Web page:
While serious thinkers in the United States and China appreciate the potential impact and implications of a trade war between the two countries, the danger is if either side makes a miscalculation, Finance Minister Heng Swee Keat said.
This could have dire consequences, destabilising the global economy, and have an unpredictable impact on financial markets.
"What I hope does not happen is any miscalculation, because in a major negotiation like this, the risk of brinkmanship is always there," Mr Heng said in an interview with Singapore media yesterday evening.
Trade talks between Commerce Secretary Wilbur Ross and Vice-Premier Liu He ended on Sunday without any deals announced. Following the talks, China warned that any agreement to buy more American goods will be void if the US goes ahead with sanctions.
The two countries are locked in a dispute over the massive trade surplus in China's favour, and have threatened to impose tit-for-tat tariffs on goods worth up to US$150 billion (S$200 billion).
While negotiations between the two are ongoing, Mr Heng said that it was important for the "rest of us" to strengthen support for free trade.
First, free trade must be advanced between like-minded countries. He listed as examples efforts to consolidate the Asean Economic Community, Asean negotiating trade agreements with key partners, and efforts to conclude the Regional Comprehensive Economic Partnership trade deal.
Second, countries need to address structural issues in their economy, so that workers who lose their jobs can be retrained and employed.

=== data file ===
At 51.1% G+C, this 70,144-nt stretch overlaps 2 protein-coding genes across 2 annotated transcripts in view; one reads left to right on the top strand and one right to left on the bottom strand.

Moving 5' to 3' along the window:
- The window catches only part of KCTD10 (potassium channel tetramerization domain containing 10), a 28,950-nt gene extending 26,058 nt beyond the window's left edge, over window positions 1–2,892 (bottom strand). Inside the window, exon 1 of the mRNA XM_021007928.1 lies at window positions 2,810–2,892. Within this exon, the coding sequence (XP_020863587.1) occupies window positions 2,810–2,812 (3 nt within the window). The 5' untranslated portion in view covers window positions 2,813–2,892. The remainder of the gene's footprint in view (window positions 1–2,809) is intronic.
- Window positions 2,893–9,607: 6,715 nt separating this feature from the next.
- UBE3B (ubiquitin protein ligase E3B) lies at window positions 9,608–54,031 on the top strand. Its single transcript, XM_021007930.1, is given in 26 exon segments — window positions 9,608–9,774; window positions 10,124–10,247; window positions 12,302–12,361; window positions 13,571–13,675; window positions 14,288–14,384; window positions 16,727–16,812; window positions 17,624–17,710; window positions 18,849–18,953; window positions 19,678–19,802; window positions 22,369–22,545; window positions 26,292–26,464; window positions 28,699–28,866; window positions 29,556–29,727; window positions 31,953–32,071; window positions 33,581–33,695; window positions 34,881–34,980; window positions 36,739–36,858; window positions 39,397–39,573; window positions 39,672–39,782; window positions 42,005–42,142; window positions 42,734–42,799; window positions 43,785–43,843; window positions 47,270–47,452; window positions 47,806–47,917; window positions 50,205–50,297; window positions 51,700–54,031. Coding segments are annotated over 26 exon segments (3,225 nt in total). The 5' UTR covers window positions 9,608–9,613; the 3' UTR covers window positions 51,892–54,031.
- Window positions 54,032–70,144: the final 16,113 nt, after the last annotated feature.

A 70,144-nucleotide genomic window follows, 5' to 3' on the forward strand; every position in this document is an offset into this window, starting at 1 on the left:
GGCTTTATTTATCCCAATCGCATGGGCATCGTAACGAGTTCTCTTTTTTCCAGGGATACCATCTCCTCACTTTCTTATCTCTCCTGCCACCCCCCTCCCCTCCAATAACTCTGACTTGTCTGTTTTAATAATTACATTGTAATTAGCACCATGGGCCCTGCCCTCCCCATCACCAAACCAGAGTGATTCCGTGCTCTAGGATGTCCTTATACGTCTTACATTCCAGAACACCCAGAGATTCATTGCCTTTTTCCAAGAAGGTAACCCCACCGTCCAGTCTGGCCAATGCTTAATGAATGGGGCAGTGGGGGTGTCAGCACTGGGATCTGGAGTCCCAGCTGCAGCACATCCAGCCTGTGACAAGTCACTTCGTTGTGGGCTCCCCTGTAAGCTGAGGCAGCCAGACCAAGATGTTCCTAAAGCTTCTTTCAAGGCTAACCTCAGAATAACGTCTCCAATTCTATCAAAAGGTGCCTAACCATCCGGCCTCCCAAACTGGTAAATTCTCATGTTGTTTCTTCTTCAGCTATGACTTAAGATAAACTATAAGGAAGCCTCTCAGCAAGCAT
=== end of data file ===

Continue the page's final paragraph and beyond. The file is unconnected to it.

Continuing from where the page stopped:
After arriving in Nanjing last Friday, Mr Heng visited Chinese companies there and in Shanghai to see how they were using AI technologies. He travelled to Beijing on Tuesday. Yesterday, he met state councillor Xiao Jie and China Investment Corporation president Tu Guangshao.
Mr Heng said he and Mr Xiao had a "very good meeting" and they discussed strategic projects their countries can embark on, such as the Belt and Road Initiative, the internationalisation of the yuan, and innovation in science and technology.
In Nanjing, the Chinese referred to Mr Heng on more than one occasion as a contender to become Prime Minister. Asked about this, Mr Heng said building relations with China does not depend on the "impressions (the Chinese have) of particular individuals". Instead both sides must have an understanding of their common interests and how they can pursue these together, he added.
This was the foundation set by founding PM Lee Kuan Yew and Chinese leader Deng Xiaoping, and successive leaders on both sides have built on this over the years.
"It's very important, first and foremost, for us to understand our development priorities, and to understand what are the development priorities of China, as well as our immediate neighbours, to see how within that context we can continue to build on what we have already achieved and to take it to the next level," said Mr Heng.
Today, he is scheduled to meet Finance Minister Liu Kun and other senior officials. He leaves for a working visit to Japan tomorrow.